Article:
Also decisions are often based on heuristic pattern recognition. Once we see a pattern it is difficult to erase it from our minds so even though what we are seeing is marginally different from the pattern we know, we will recognise it as the same. Situations that are similar to ones we recognise can fool us into making quick decisions based on faulty recognition. On the other hand we like using patterns to make decisions because it enables us to make decisions more quickly. Until we recognise a pattern we have to work things out from first principles, and that takes time which most HCPs dont have. Prof Maskery.
Top 5 things I enjoyed
1. The company of being with midwives and women
2. The Japanese water blessing offered in honour of the day
3. The student midwife discourse “keep it going keep it going keep it going keep it going keep it going . . . keep it going keep it going” “Exactly how long is a breath?”
4. The poster presentations. My favourite was the poster looking at caring for same sex couples
Today, January 27th 2016, the Minister for Health Mr Leo Varadkar launched Ireland’s first Maternity Strategy. This is a big first for the country, as until now maternity service have developed in an ad hoc basis without any overall direction or unified goals. This has resulted in a “geographic lottery” in terms of women’s choices and developments with some parts of the country offering midwifery led care, birth pools, home birth services, open doula policies, anomaly scans, early transfer home, DOMINO care and other parts of the country offering nothing beyond an obstetric led service.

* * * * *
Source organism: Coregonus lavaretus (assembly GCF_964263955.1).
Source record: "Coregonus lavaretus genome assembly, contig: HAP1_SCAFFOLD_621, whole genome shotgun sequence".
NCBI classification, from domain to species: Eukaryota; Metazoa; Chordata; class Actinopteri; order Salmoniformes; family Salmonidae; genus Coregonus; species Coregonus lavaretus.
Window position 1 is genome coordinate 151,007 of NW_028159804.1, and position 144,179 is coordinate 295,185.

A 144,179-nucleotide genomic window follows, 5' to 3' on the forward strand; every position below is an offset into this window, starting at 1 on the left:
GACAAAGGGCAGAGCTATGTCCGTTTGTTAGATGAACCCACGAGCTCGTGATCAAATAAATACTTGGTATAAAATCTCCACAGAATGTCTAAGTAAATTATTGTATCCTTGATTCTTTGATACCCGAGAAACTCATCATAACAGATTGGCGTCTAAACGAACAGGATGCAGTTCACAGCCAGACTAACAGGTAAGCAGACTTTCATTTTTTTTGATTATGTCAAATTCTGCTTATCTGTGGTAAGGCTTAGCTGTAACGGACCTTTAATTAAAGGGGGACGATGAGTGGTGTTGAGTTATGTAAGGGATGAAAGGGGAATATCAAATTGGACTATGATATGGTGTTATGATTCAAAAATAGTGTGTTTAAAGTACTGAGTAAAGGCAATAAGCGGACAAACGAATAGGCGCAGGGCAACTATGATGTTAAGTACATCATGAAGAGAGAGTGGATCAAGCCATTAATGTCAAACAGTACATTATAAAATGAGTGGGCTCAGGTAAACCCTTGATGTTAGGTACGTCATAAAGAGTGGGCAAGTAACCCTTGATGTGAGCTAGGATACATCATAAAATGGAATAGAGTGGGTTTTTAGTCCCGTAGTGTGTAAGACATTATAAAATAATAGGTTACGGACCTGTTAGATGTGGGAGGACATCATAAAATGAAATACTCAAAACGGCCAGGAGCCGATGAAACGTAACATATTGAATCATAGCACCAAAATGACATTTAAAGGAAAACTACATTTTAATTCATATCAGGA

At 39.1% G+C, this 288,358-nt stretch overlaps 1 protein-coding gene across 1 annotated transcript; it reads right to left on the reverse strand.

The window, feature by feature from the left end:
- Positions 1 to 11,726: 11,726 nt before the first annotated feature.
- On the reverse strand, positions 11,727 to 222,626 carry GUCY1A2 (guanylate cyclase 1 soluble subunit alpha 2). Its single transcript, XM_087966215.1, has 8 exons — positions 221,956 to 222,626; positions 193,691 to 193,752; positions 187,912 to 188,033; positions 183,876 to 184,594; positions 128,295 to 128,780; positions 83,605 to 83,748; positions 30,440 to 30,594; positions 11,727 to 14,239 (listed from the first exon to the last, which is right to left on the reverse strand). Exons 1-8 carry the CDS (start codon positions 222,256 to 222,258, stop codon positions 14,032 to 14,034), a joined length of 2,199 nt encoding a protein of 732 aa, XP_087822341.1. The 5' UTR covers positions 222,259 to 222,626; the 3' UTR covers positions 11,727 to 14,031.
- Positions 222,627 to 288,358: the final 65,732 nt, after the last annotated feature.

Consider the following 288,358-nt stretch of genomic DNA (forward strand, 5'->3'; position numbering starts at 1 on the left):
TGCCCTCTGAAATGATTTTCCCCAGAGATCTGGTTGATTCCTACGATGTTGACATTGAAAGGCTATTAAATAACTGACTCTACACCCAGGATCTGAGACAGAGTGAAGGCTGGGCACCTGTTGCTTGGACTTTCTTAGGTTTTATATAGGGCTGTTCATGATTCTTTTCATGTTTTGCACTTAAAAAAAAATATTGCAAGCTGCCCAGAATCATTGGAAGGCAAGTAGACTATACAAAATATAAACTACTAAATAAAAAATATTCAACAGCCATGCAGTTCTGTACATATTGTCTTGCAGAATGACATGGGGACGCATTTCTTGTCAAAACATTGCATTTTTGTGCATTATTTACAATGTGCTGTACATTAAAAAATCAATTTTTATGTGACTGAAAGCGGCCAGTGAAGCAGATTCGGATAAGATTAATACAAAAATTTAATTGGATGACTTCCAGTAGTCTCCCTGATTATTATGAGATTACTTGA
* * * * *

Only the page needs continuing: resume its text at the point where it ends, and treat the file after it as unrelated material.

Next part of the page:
The Maternity Strategy was prompted by a variety of reports including those by HIQA into the baby deaths in Port Laoise hospital and Savita Halappanavar, and Roisin Molloy and Shauma Keyes whose babies both died in Port Laoise sat on the Maternity Strategy Committee, as did I representing AIMSI and the generic women’s voice.
The Chair’s preview summarises the input of Roisin and Shauna
“Finally, and most particularly, I would like to acknowledge the considerable input to this Strategy of Roisin Molloy and Shauna Keyes, two mothers who have experienced both joy and heartache within our maternity services. Their presence on the Group served to ground us in reality, and I thank them for that. Savita Halappanavar was also ever present with us in our thoughts and we hope that the outcome of our work will be of some comfort to her husband and family.” Sylda Langford Chair
The committee also consisted of many midwives, HSE managers, representatives from the Department of Health and Children, obstetricians and paediatricians. Furthermore the committee sought guidance from maternity strategies in Northern Ireland and Wales and also carried out a public consultation which many of you will have taken part in.
What are the key terms of reference of the strategy?
Women and babies have access to safe, high quality care in a setting that is most appropriate to their needs;
Women and families are placed at the centre of all services, and are treated with dignity, respect and compassion;
Parents are supported before, during and after pregnancy to allow them give their child the best possible start in life.
What are the four strategic priorities that the strategy addresses?
Health and Wellbeing approach is adopted to ensure that babies get the best start in life. Mothers and families are supported and empowered to improve their own health and wellbeing;
Women have access to safe, high quality, nationally consistent, woman-centred maternity care;
Pregnancy and birth is recognised as a normal physiological process, and insofar as it is safe to do so, a woman’s choice is facilitated;